I spend a lot of nights on the road each year, and like many frequent hotel guests, I have left several things behind in my room during my stays. In the past year alone, I have forgotten power cords, a ski boot charger, a journal and a kid's retainer.
In each of these situations, the hotel has never contacted me about the missing item. Rather, I have had to call and chase down the item with housekeeping or security. I've experienced this with several major chains and high-quality independent hotels alike, including places where I hold top loyalty status.
I am aware that I'm responsible for my own lost items, but this is a significant customer service failure.
Contrast this behavior with the story of a young girl who lost her Elmo doll at the Ritz Carlton. The Ritz team sprang to action, returning the doll, and even creating a photobook of Elmo "vacationing" at the Ritz--lounging by the pool, playing Xbox, cooking with the chefs. The result was a national story.
World class customer service and going above and beyond pays off in the long-term with loyalty. This broken process at hotels shows and three common services mistakes many businesses make.
Having a lack in departmental communication.
This is a classic example of how disconnected departments can lead to unideal results. When companies operate in silos and teams and departments don't communicate, errors in all facets of business are more likely, including customer service.
Housekeeping teams must do a difficult job quickly, and they are often just following the established process: bring a lost item to lost and found, tag its room number and move on. Other departments are not looped in.
The room number is saved, but guests often don't remember what room they had after departing. The front desk, which could log missing items and match them to guests, is also not notified. From there, a simple phone call could proactively tell the guest about their lost item before they leave town, saving the aggravation and cost of mailing it. It would also leave the guest with a great memory of their stay.
By creating a process that requires communication across teams and departments, any business can deliver better service to customers.
Missing an ownership mentality.
Working in silos often leads to a lack of ownership. Many times, after calling the hotel to find an lost item, I have been passed from team to team--from the front desk, to housekeeping, to security. It quickly becomes clear that there isn't a single person or team taking ownership of returning the forgotten items.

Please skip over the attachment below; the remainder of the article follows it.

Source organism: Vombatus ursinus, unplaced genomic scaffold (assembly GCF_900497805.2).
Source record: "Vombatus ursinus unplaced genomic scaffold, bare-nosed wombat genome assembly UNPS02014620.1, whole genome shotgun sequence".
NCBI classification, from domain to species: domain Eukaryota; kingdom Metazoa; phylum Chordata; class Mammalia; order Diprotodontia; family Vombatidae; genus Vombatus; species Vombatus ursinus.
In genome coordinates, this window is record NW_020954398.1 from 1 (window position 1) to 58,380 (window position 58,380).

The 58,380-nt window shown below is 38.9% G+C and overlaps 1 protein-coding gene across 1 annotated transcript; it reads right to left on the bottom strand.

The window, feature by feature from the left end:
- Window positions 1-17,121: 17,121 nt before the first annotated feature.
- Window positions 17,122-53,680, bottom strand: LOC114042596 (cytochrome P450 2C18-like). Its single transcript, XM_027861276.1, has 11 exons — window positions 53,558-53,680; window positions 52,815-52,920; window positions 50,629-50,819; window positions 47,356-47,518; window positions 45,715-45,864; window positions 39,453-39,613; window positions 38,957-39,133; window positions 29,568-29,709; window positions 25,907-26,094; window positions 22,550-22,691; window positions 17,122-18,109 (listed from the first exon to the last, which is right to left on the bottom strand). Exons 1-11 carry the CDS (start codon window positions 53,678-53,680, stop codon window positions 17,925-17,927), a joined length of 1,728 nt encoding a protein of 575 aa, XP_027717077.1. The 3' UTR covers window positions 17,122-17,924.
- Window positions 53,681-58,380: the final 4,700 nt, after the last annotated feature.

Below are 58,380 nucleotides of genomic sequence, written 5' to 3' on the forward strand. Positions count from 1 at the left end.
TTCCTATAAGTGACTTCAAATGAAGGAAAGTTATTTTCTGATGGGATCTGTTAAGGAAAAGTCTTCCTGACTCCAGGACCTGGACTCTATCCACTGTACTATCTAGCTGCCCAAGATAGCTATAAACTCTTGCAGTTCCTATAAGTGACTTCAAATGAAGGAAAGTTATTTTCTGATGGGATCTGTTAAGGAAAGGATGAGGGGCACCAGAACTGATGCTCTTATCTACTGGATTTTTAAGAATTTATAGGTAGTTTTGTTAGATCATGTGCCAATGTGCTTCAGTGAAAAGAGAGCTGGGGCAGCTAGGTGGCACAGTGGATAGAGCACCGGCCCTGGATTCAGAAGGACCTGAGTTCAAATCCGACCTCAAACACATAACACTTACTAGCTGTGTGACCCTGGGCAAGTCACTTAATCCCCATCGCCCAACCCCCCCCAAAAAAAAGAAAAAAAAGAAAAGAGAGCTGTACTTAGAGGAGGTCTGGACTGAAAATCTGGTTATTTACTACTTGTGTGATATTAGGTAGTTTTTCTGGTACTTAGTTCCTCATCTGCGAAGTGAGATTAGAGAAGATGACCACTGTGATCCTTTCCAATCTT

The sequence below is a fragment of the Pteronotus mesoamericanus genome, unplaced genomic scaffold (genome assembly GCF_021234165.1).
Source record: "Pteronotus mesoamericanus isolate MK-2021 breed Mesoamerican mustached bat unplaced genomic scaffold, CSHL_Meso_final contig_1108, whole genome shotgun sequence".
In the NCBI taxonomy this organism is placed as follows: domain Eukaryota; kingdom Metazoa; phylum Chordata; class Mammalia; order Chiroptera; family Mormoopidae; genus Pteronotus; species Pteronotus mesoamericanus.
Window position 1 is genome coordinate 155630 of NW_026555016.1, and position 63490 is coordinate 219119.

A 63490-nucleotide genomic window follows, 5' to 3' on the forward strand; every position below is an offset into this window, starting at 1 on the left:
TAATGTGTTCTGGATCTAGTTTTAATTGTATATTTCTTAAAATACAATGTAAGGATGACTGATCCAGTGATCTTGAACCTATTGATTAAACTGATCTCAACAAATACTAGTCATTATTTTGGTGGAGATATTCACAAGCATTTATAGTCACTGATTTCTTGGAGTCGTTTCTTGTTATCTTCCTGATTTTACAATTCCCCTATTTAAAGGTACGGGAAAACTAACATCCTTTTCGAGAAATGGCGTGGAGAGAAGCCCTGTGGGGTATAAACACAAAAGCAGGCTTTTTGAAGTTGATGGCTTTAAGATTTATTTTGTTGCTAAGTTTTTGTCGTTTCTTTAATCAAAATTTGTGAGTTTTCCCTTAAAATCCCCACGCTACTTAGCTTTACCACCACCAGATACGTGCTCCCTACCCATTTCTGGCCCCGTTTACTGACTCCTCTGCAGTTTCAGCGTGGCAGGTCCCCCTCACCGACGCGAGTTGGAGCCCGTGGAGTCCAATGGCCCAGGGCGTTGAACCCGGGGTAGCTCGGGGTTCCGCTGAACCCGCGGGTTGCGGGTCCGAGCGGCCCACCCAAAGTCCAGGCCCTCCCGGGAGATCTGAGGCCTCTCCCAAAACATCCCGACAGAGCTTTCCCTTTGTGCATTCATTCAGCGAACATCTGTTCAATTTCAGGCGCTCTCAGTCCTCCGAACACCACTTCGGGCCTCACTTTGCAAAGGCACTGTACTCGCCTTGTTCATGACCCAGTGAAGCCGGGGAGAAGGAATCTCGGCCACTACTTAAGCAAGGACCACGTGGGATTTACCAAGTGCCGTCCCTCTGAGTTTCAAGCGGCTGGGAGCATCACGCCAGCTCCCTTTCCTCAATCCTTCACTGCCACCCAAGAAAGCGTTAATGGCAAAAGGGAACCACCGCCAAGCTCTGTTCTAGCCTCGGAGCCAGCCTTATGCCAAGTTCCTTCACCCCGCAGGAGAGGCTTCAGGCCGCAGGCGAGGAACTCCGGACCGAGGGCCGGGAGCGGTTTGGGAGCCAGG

Customers want to know somebody in a company is invested in solving their problem. Ritz Carlton created a Loss Prevention Officer position to help solve their problem. This position establishes a person who owns the problem, and who guests know are committed to returning lost items.
At my company, we always give new clients a single point of contact to interface with--it proves that we value their business and clarifies who they can reach out to for assistance to solve their problems. Don't make customers figure out your business, just give them confidence that the problem is being solved, and get them the outcome they seek.
Not using data to help better service customers.
If you've ever been on the phone with a customer service rep, you probably know the frustration of having the call disconnect and needing to call back and go through the switchboard again. Even though the representative has your phone number it is extremely rare for them to call back after a dropped call--the burden falls on the customer.
This is inexplicable, because today companies have more data than ever about their customers. For example, a hotel could easily ship a lost item to the guest's home without even picking up the phone--especially to those in loyalty programs.
The best companies use data to their advantage--they know the preferences of their VIP clients and take steps to give the best possible service to them. With a wealth of data at their disposal, companies who don't use that information to enhance their customer service are missing a significant opportunity.
Business leaders never know when getting a small detail right will retain a customer for life, or when an extra mile of customer service will become a national story.
So, I encourage all businesses to do better. Follow this example and give your customers the service they deserve.